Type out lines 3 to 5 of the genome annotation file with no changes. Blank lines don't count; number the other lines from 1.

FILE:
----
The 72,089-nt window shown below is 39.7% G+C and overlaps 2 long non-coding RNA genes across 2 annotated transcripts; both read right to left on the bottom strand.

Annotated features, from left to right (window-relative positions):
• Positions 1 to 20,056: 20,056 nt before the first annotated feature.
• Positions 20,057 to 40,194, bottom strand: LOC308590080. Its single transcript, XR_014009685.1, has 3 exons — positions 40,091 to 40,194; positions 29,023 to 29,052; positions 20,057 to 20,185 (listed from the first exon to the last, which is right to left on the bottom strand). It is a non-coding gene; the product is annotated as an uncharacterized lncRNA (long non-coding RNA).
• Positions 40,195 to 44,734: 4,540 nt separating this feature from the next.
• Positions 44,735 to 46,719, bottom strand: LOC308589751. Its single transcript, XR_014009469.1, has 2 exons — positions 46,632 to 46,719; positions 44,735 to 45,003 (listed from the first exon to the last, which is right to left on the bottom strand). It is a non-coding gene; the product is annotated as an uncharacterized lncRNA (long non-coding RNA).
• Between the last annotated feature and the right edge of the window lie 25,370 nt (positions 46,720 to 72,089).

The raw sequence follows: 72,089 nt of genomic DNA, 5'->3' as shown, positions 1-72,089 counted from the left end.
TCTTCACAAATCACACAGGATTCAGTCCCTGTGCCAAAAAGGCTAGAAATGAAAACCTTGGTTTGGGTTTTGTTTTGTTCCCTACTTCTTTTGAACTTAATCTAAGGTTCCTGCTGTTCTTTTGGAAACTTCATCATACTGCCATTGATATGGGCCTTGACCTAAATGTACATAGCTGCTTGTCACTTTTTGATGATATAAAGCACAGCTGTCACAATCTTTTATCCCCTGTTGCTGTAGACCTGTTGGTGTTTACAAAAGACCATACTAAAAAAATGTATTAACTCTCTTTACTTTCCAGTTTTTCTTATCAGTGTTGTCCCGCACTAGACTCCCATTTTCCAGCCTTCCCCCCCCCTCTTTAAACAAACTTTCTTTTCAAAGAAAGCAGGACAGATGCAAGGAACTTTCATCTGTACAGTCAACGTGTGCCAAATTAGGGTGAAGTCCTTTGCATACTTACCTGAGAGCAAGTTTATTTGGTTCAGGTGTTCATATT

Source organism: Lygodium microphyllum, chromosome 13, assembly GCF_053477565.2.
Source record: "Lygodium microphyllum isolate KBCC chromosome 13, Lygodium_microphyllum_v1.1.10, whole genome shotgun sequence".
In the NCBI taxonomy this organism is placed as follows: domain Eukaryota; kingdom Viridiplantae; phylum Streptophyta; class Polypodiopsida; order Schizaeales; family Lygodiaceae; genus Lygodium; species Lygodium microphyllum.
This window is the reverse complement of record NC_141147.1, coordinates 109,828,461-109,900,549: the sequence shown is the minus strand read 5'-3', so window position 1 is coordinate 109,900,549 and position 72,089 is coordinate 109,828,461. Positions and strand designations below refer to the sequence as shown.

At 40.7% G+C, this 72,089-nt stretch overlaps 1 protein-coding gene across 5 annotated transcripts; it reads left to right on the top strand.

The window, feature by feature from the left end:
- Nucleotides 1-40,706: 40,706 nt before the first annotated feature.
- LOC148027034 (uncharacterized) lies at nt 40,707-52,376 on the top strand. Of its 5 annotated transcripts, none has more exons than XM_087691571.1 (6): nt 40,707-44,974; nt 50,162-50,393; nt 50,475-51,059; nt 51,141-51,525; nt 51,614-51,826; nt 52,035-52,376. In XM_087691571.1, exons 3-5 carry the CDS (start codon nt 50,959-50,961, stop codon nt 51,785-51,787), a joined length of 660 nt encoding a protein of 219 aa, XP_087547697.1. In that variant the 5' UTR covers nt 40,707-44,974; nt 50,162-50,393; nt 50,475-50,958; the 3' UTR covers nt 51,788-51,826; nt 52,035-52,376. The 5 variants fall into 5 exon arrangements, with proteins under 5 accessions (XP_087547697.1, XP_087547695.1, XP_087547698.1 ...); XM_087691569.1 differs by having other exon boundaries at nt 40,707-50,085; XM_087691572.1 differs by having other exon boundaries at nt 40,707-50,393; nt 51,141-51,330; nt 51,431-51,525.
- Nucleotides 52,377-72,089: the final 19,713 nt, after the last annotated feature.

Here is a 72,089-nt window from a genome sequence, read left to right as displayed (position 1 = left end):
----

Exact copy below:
• Positions 1 to 20,056: 20,056 nt before the first annotated feature.
• Positions 20,057 to 40,194, bottom strand: LOC308590080. Its single transcript, XR_014009685.1, has 3 exons — positions 40,091 to 40,194; positions 29,023 to 29,052; positions 20,057 to 20,185 (listed from the first exon to the last, which is right to left on the bottom strand). It is a non-coding gene; the product is annotated as an uncharacterized lncRNA (long non-coding RNA).
• Positions 40,195 to 44,734: 4,540 nt separating this feature from the next.